Stay on track with the Holy Spirit. Following the Holy Spirit's guidance throughout the healing process will eventually empower you to live joyfully again. Hand over your worries to God, trusting Him to handle them well. Place your trust in your relationship with God rather than in any specific outcome. Choose to honor God regardless of how He chooses to answer your prayers. Continue to entrust each new challenge you face to God. Develop a habit of telling God how you feel, asking for your desire, and surrendering to His will. Surround yourself with hopeful people who enjoy their relationships with God; they'll encourage you to keep growing in your own faith.
Take good care of your brain. If you care well for your brain, you can reduce your risk of depression that's caused by injury to brain cells. Lower your stress levels by getting enough sleep and exercise, eating a nutritious diet, and spending time regularly in prayer and meditation.
Deal with emotional needs in healthy ways. Everyone has these three important emotional needs: to feel safe, to believe in yourself as a good person, and to have a sense of power to change the world. When these needs go unmet in your life, you may become depressed. Ask God to give you the wisdom to know how to get your core emotional needs met in healthy ways.
Bring traumatic memories out into the open. If you've experienced traumatic events in the past and repressed the memories of them, they may be fueling your depression. Talk with some other believers you trust, your pastor, or a professional counselor, to work through your memories.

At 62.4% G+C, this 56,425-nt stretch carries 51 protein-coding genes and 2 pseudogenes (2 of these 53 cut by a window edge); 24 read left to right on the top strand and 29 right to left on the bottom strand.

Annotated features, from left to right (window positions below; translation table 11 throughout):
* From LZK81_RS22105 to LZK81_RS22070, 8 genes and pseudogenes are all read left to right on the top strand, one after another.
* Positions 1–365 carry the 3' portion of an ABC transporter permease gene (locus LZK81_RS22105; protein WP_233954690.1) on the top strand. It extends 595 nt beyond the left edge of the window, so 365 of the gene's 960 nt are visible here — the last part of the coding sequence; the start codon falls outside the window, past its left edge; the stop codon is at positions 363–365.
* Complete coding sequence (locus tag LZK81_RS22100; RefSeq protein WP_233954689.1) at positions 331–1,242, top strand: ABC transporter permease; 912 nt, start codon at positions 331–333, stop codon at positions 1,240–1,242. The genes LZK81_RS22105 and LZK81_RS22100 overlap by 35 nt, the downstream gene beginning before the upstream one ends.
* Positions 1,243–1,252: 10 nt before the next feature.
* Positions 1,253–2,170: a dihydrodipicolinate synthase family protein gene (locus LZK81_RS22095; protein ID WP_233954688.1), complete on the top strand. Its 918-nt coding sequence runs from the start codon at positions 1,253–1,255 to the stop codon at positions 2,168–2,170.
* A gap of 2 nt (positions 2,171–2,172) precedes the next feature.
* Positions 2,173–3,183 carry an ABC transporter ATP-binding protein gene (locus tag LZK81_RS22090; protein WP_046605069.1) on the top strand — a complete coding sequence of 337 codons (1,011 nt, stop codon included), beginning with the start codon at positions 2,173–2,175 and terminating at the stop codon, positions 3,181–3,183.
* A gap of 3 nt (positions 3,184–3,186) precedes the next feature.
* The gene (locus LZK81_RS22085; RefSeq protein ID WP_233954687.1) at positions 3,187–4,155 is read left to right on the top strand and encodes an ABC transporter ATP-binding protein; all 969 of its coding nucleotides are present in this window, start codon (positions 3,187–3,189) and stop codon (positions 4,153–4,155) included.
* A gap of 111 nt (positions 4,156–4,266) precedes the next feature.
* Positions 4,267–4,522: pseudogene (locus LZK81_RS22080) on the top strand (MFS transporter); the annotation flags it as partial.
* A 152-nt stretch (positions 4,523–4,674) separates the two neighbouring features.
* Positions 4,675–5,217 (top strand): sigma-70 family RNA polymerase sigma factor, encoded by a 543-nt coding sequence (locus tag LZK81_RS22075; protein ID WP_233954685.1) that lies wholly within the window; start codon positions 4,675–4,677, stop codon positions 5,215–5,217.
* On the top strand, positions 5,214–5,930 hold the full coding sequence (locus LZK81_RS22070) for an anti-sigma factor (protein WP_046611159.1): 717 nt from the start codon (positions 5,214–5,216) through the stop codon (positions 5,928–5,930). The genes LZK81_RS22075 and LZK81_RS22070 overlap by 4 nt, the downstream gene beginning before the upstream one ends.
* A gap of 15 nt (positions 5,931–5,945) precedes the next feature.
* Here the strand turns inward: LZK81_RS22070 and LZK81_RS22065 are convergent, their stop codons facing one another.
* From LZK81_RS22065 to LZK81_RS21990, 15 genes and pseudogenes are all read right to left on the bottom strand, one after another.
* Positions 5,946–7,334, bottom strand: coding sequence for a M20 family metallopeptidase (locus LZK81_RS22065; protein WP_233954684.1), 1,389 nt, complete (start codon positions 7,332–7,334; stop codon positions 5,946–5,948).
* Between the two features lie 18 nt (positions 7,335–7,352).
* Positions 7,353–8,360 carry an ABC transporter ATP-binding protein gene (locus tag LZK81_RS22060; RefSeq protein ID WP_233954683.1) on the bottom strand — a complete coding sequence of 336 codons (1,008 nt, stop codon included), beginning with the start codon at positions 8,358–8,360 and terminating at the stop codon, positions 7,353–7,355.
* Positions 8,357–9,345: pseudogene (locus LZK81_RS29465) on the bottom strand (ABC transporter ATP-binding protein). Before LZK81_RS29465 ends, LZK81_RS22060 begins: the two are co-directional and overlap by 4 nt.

Overcome evil with good. Every day, ask the Holy Spirit to renew your mind and help you focus on what's true and positive. Stay close to God in prayer so you can keep Satan far away. Talk with God often about your feelings. Remember that God cares and will meet you where you are to help you get better.
Find a good counselor or psychiatrist. Research some professionals who can counsel you about your depression. Find out what their treatment approaches are and how much they charge. Then choose one and try a few visits to see if it's a good fit for you.
Expect to get better. Set a goal for yourself to feel much better within a year. Keep praying and working through your healing, trusting God to help you every step of the way.
November 12, 2009
Adapted from Breaking through Depression: A Biblical and Medical Approach to Emotional Wholeness , copyright 2009 by Donald P. Hall, M.D. Published by Harvest House Publishers, Eugene, Or., www.harvesthousepublishers.com.
Dr. Donald Hall has more than 15 years of experience in the field of psychiatry and a passion to share his faith. He is the owner of the Riverside Counseling Center and is the author of two psychiatry handbooks and numerous medical journal articles.